It would give me great Pleasure to See, and converse freely with the Gentn you mention upon Men and Things.2 I have long known him a Man of Honour and Abilities. He and I have often differed in opinion, and each of us has Supported his opinion with Ardour: this We may do again without abating a mutual Esteem or Affection, as long as a Perswasion remains of Candour, Integrity and Sincerity, as it does <entirely> on my Side. <But I can have no Confidence whatever in a Man who has learned to lie, to borrow an Expression of your own>.3
I cannot come to Paris, untill the British Cabinet have acknowledged the Independance of the United States.4 I will meet him, at Bruxelles at any time he Shall appoint. I See no objection to his informing V. and F. both of his Intentions to take a Jaunt to Bruxelles. He need not Say that he expects to see me. But if he did there would be no harm. I hope that Mr J. and Mr Adams have a Right to see one another without asking Leave of Dr Franklin or the Comte de Vergennes, and to converse together as freely as they please without communicating their Conversations to any others—at least such Liberties will be taken by me. Mr J. is too cautious of Writing. We must write to one other. And if our Letters Should be opened and read, there will be found in them nothing amiss, I presume.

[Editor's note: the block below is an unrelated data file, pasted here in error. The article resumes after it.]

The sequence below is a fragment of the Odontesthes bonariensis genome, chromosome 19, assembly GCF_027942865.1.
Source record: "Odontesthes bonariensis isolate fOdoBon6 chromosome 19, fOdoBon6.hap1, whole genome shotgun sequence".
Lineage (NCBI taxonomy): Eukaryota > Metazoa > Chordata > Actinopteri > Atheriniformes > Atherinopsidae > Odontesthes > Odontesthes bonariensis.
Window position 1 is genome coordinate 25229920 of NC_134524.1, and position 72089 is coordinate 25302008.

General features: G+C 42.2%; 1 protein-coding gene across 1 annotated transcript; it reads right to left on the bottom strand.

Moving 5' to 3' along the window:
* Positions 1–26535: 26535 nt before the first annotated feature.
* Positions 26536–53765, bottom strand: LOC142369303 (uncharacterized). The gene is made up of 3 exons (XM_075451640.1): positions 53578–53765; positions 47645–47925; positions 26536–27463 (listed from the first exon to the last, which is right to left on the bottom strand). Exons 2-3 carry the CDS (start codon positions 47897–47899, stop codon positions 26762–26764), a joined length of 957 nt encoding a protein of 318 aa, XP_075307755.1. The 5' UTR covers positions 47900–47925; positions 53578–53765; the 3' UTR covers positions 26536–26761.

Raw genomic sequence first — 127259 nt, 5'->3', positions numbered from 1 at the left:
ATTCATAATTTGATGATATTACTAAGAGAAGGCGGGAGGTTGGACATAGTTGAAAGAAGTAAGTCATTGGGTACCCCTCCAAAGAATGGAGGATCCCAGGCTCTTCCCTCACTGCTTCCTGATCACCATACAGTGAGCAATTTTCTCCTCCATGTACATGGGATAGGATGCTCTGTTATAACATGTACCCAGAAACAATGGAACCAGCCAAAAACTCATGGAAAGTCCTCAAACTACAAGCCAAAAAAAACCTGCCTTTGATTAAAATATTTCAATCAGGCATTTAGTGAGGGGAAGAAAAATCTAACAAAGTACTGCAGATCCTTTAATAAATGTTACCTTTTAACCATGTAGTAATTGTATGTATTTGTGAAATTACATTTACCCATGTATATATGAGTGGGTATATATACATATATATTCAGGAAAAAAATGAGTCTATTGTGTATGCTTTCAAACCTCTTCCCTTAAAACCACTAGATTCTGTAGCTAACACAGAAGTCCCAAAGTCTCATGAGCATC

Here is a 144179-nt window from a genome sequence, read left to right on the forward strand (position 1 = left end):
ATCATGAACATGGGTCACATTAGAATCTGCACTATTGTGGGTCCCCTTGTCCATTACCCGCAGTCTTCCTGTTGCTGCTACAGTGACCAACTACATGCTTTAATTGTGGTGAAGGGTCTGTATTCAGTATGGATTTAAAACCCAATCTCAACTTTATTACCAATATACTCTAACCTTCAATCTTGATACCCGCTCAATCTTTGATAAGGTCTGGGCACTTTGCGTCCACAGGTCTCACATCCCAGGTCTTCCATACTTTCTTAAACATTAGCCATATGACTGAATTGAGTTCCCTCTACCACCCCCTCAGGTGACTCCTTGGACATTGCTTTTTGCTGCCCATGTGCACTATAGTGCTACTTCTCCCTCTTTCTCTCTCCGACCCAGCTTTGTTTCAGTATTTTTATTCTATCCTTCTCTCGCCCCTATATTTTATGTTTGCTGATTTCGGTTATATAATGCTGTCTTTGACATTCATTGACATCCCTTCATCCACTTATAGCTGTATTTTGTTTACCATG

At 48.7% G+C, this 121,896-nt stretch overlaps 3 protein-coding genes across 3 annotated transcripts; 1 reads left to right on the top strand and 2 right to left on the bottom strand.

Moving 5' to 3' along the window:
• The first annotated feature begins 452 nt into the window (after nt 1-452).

If Mr J. has no objection to conversing in the manner you mention with our Friend at Brussells,5 I have none, but the best Way would be for J. to come here and Spend a Week with me in my House at the Hague. He may tell his Design at Versailles and Passy, and set their Speculations and Insinuations at Defyance—next to this is the Project to meet at Bruxelles.